1.  Roy’s Hawaiian Martini

This is Roy’s signature martini and the recipe is for a batch that serves six. If you’re going to serve this at a party, it needs five days advance preparation prior to serving and believe me, it’s worth it!

1 Ripe pineapple

2 Cups of Skyy Vodka

1 Cup of Malibu Coconut Rum

1 Cup of Stoli Vanil

2  oz of simple syrup

Slice the pineapple into one inch pieces and store the slices in a gallon container. Thoroughly blend the Skyy Vodka, Malibu Coconut Rum, Stoli Vanil and the simple syrup. Pour the mixture over the pineapple slices. Let the whole thing sit at room temperature for five days to infuse the flavor. When it’s time to serve, pour over ice, shake and strain into a martini glass. Garnish with a wedge of fresh pineapple leaving the skin on the wedge. Yum!

2.  1988

Roy Yamaguchi opened his first restaurant in Hawaii in 1988. This drink is in honor of that day.

1 1/2 oz Finlandia Grapefruit Vodka

1/2 oz Patron Citronge Liqueur

1/2 oz Soho Lychee Liqueur

1/4 oz Pomegranate juice

1/4 oz Fresh grapefruit juice

Shake, strain and pour. Drop in a whole lychee to complete. Some of the brand names may be hard to find, if so, use common sense substitutes.

Moving right along. Continue reading Martini Madness

My Mother’s Famous Meatballs

I recently posted a recipe for gravy. This recipe is the companion to the gravy recipe. These are really good!

Meatballs

Ingredients

1lb-Chopped veal

1lb-Chopped beef

1/2lb-Chopped pork

½ tsp-salt

1 tsp-pepper

2 tblsp-Grated Romano cheese

2 tblsp-Pine nuts

Fresh Parsley to taste

2-eggs

2-Cloves of crushed, fresh garlic

½ loaf-stale Italian bread

Olive oil

 First: Soak the stale bread in water and when thoroughly soaked, peel off the crust and squeeze with all your might until all the water is removed.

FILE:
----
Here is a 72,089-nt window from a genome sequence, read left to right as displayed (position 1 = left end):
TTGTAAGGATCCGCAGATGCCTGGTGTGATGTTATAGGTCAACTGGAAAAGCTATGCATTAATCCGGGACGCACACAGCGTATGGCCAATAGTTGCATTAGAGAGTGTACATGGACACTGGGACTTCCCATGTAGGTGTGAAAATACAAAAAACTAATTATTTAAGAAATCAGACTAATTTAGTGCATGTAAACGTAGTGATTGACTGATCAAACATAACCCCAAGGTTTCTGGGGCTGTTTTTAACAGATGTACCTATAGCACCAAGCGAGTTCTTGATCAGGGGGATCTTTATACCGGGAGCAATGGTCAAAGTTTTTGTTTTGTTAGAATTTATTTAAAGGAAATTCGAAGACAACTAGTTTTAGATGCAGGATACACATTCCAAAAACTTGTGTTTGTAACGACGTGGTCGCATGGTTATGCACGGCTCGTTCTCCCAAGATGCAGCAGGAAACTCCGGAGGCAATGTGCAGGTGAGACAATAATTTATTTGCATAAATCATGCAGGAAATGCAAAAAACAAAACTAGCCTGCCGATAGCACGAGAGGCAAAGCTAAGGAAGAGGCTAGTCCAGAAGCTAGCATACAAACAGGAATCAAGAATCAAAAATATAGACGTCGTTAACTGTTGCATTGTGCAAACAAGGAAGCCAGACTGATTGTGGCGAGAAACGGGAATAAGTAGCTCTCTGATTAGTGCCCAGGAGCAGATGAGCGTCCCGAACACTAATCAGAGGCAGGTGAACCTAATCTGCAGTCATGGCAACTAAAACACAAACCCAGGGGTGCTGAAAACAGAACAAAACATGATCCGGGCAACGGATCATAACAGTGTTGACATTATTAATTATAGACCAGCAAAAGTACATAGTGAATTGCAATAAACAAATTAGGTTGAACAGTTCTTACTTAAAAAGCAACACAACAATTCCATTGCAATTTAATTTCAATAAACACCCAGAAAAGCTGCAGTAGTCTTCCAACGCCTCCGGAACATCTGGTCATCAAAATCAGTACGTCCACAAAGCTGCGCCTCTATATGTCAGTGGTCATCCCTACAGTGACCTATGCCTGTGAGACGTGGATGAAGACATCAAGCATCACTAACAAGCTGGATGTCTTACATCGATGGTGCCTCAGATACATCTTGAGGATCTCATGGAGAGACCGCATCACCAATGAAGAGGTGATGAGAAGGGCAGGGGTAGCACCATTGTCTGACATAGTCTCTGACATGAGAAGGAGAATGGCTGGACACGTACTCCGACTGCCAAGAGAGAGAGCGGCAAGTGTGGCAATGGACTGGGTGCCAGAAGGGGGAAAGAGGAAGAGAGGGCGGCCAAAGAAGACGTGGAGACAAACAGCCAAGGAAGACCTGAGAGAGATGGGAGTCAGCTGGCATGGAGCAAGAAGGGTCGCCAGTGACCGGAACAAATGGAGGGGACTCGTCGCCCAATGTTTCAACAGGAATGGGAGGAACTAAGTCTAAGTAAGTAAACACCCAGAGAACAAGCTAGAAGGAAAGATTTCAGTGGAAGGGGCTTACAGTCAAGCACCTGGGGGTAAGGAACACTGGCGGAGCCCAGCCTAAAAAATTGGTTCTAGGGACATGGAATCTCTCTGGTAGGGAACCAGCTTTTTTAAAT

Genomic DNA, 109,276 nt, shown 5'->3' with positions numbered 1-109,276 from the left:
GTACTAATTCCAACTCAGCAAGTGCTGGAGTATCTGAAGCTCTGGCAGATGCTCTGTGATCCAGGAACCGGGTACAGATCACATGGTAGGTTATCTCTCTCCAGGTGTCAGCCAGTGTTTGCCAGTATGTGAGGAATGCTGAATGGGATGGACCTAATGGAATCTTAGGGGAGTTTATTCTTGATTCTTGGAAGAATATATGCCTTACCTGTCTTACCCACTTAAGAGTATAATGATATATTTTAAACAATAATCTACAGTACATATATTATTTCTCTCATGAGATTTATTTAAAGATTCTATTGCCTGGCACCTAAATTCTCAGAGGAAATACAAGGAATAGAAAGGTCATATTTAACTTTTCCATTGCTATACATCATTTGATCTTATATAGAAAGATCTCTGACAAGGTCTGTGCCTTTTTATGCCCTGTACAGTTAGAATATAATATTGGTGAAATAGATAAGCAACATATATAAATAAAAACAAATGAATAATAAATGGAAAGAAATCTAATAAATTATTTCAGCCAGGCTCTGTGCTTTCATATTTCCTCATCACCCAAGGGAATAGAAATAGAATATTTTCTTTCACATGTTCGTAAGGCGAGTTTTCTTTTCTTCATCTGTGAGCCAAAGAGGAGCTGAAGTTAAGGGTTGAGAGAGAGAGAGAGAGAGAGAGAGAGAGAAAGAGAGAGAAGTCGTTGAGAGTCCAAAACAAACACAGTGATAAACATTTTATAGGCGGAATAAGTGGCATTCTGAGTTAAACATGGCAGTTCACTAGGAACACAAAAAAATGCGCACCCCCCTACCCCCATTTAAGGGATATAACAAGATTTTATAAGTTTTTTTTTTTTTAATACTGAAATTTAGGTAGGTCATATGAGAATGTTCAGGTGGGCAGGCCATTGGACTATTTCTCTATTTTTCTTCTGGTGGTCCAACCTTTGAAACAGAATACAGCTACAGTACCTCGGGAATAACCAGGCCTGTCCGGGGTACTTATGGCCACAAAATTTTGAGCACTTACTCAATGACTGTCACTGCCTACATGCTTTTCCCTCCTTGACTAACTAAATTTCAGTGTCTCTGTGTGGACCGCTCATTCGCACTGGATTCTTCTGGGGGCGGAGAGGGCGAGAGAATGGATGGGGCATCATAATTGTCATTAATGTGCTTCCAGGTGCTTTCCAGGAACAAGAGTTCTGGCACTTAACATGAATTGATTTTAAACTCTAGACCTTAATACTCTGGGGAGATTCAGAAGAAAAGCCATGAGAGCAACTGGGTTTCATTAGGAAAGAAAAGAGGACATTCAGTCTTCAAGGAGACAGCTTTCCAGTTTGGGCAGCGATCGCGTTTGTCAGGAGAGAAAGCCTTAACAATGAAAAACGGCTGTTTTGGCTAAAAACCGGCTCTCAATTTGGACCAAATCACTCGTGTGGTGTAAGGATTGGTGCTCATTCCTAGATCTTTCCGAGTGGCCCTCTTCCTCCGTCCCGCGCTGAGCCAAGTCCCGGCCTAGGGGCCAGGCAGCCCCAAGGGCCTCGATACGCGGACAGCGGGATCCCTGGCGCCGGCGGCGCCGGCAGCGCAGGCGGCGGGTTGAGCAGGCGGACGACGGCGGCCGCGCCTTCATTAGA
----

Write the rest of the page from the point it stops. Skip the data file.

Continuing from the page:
Second: With very clean hands, mix the meats and all the other ingredients together until you have a nice, well-mixed mound of meat.

 Third: Heat a large frying pan until it is very hot. When the pan is sufficiently hot pour in the olive oil (about 1/8 of an inch deep). When a drop of water can pop in the oil you are ready to cook.

 Fourth:  Keeping your hands slightly wet with water, form the meatballs. Not completely round but slightly oval so they will cook through. Place them in the hot oil and when they are browned on one side turn them over and brown the other side.

Enjoy!

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Pizzelle

Brought to you by:  dimaggiofamily.com

PIZZELLE
Pronounced “pit-sel”

Pizzelles are the oldest known cookie.  It is generally believed they originated in the Abruzzo region of south-central Italy in ancient times to mark an annual celebration. Initially baked over an open fire with relatively simple but effective irons, the early pizzelles often were proudly embossed with the family crest or some hint of the village of origin.  The name comes from the Italian word pizze for round and flat. Pizzelle makers are typically called irons, because the first ones were just that- irons that were forged by blacksmiths for the local women.

Pizzelle Iron
Cucina Pizzelle Iron

In some parts of Italy, the irons were embossed with family crests and passed down to each generation. Over time it became tradition to use pizzelles to celebrate any holiday or festive occasion, but inevitably there were pizzelles for everyone at Christmas and Easter.  In addition, today they are often found at Italian weddings, alongside other traditional pastries such as cannoli and traditional Italian cookies

 

Traditional Italian Pizzelles

  • 3 eggs, room temperature
  • ¾ cup sugar
  • ½ cup butter melted and cooled
  • 2 tsp. baking powder
  • 1 tsp. vanilla
  • ½ tsp. anise extract
  • 1 ¾ cups flour

Preparation